Joined: Thu Nov 17, 2011 8:09 am
by nacnud » Thu Sep 13, 2012 5:43 pm
Right,

It turned out like this in the end. An end I should say, that I'm not 100% satisfied with; given that Ubuntu has been tinkering under the hood and out of sight. Maybe there is a way to drill into what it got up to; but I don't know it.

Anyway, for those not totally bored yet:

Interfaces File ( Ubuntu Laptop )
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auto lo
iface lo inet loopback
#The WireLess Connection
iface eth0 inet static
address 192.168.1.10
netmask 255.255.255.0
broadcast 192.168.1.255
gateway 192.168.1.254


Interfaces File ( Pi )
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auto lo
iface lo inet loopback
iface eth0 inet static
address 10.42.0.2
netmask 255.255.255.0
gateway 10.42.0.1



You'll notice the weird IP addresses on the Ethernet port on the lappy and the Ethernet port on the Pi.

The reason for these values, is because that's what Ubuntu said they should be. I went into
Edit Connections->Wired->Select Wired Connection->Edit->ipV4 Settings-> and make sure the following is set
METHOD : Shared to Other Computers.


Everything else is cleared or not checked.


Next, configure IPtables rules to allow for MASQUERADING and FORWARDING. Out on Wireless ( eth0 ) and in on eth2 ( from Pi )


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iptables --table nat --append POSTROUTING --out-interface eth1 -j MASQUERADE
iptables --append FORWARD --in-interface eth2 -j ACCEPT
# Just turn on the fact that we are doing IPV4 forwarding.
echo 1 > /proc/sys/net/ipv4/ip_forward


Note, it's best to execute these from a "sudo -s" session rather than sudo before each command. I've no idea why; must be something to do with privileges / shell variables. Anyway, the advice on the net is do it that way.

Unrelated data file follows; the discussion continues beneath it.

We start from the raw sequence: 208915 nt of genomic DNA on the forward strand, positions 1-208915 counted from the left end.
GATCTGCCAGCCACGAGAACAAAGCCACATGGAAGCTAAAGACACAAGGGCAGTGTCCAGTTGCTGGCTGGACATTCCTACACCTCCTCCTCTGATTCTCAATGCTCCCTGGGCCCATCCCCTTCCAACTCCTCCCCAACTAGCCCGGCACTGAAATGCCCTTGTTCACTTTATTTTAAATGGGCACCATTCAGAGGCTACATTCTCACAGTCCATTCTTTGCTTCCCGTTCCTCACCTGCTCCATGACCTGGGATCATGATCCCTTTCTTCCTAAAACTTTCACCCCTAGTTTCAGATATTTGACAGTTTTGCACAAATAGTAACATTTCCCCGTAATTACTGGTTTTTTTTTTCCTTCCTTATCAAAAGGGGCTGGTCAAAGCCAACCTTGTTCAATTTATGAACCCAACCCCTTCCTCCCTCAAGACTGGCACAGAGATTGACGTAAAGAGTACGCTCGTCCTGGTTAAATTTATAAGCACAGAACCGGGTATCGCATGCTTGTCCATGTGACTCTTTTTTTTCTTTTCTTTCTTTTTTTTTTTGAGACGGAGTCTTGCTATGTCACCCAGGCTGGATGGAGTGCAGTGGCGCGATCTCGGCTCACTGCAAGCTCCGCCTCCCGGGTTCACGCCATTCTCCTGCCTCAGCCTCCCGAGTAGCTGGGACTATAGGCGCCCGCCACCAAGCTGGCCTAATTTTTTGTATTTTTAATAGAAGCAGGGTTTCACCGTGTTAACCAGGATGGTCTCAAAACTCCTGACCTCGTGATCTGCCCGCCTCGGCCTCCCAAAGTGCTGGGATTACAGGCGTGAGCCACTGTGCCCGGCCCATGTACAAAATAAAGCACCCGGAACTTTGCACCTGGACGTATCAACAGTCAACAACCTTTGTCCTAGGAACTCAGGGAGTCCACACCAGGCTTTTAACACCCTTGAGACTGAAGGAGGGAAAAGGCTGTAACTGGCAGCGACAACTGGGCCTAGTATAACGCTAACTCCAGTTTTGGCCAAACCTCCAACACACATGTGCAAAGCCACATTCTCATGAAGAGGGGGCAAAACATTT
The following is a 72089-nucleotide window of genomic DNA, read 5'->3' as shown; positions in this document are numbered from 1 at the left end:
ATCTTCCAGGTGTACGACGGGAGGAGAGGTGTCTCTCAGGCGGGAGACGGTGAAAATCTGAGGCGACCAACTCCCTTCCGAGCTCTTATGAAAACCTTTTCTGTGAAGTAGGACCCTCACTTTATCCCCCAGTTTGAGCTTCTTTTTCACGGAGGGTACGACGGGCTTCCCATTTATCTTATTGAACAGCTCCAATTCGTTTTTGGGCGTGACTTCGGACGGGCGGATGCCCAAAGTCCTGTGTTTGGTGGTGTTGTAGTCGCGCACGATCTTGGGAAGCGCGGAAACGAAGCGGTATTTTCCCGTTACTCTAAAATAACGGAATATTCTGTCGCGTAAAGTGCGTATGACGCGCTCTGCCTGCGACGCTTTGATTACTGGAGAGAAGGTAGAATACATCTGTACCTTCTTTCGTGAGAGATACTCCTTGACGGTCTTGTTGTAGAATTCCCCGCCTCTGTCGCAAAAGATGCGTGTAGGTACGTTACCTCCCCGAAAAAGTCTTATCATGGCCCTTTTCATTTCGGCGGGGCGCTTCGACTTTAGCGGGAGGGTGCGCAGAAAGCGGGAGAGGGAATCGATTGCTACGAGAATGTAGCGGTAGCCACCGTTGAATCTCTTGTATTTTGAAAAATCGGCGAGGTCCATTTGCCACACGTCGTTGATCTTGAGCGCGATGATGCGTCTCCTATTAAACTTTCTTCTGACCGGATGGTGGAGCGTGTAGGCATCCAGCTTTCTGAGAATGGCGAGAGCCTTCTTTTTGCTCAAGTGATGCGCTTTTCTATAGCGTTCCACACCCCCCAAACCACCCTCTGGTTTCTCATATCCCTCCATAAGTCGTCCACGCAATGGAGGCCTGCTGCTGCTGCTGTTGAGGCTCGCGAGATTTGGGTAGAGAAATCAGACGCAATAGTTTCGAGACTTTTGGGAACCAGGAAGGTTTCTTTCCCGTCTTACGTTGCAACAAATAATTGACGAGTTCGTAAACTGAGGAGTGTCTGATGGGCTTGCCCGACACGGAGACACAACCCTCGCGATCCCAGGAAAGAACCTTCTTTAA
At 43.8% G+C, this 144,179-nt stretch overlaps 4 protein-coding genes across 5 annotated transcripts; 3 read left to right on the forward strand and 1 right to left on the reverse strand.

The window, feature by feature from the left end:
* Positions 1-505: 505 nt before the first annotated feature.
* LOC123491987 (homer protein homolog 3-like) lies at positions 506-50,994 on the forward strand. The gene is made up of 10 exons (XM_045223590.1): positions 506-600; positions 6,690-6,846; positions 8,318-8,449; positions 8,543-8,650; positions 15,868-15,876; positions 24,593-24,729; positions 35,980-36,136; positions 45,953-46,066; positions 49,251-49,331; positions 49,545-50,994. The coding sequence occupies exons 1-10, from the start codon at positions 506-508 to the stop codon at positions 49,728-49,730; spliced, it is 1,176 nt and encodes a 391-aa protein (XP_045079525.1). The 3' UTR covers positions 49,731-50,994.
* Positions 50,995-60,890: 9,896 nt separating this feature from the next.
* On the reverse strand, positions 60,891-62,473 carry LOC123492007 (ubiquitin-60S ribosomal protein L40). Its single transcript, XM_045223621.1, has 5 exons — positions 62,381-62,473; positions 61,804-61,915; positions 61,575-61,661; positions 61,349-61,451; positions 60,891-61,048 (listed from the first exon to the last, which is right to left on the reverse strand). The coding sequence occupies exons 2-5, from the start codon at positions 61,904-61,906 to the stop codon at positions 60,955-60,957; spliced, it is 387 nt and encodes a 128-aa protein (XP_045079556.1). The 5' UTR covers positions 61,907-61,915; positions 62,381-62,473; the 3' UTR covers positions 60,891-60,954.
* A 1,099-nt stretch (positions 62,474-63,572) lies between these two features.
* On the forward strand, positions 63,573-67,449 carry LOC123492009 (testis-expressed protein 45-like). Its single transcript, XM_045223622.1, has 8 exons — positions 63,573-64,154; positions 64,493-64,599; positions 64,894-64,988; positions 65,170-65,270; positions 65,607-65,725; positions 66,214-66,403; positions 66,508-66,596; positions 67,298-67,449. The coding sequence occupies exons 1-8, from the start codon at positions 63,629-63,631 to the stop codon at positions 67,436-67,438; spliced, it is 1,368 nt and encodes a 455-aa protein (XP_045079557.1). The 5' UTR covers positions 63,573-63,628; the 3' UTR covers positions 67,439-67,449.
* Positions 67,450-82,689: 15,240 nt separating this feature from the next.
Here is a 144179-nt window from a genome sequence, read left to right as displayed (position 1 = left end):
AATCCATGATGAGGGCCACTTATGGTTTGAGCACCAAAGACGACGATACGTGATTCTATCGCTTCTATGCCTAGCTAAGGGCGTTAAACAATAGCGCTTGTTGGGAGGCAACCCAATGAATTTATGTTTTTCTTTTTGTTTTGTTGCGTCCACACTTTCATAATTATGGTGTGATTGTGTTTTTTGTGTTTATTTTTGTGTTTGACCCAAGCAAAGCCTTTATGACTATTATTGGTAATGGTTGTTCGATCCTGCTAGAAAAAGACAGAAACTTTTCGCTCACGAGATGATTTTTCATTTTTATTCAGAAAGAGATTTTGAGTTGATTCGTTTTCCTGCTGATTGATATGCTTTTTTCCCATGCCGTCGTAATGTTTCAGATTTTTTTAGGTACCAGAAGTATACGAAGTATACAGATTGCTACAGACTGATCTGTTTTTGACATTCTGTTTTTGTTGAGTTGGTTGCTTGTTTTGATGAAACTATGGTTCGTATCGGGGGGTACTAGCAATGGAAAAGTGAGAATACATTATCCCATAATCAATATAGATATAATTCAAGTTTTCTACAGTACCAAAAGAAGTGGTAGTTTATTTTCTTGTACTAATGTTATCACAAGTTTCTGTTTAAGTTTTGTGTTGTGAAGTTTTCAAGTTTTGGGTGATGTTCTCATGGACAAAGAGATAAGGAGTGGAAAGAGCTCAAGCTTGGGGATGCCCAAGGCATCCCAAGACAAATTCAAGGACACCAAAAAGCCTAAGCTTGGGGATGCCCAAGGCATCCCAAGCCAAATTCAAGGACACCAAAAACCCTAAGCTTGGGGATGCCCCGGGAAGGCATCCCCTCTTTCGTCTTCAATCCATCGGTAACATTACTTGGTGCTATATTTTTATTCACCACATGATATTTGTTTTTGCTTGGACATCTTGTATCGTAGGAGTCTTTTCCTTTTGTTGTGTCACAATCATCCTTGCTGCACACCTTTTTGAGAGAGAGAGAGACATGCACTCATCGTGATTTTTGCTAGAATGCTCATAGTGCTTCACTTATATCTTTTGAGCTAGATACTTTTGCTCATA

And that's how I got this pass through kind of thing working. I have *no* idea what Ubuntu did when I selected "Shared To Other Computers" but with a wee bit of hunting it is possible to see a difference in the IP command output. Thus:

ip route
default via 192.168.1.254 dev eth1 proto static
10.42.0.0/24 dev eth2 proto kernel scope link src 10.42.0.1 metric 1
169.254.0.0/16 dev eth1 scope link metric 1000
192.168.1.0/24 dev eth1 proto kernel scope link src 192.168.1.10 metric 2

Now, there is a whole in my understanding about this /16 /24 business. I will have to go away and read up about it. I've never had to mess about with it before.

The only issue I can see arising out of this set up is that my PI will not be able to be an equal member of the 192.168.0.254 network and hence file sharing could be a bit tough; though I am only guessing. I'd have liked to have been able to run Samba from the lappy and stored files. We'll have to see how that one pans out.

Just thought I'd bore you all to tears:) Now, does anyone know where I can post this so that it'll serve others?

Cheers,
Dunk

PS. If anyone can tell me what Ubuntu did when I choose that setting; I'd be most obliged :)
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Joined: Thu Sep 13, 2012 5:39 pm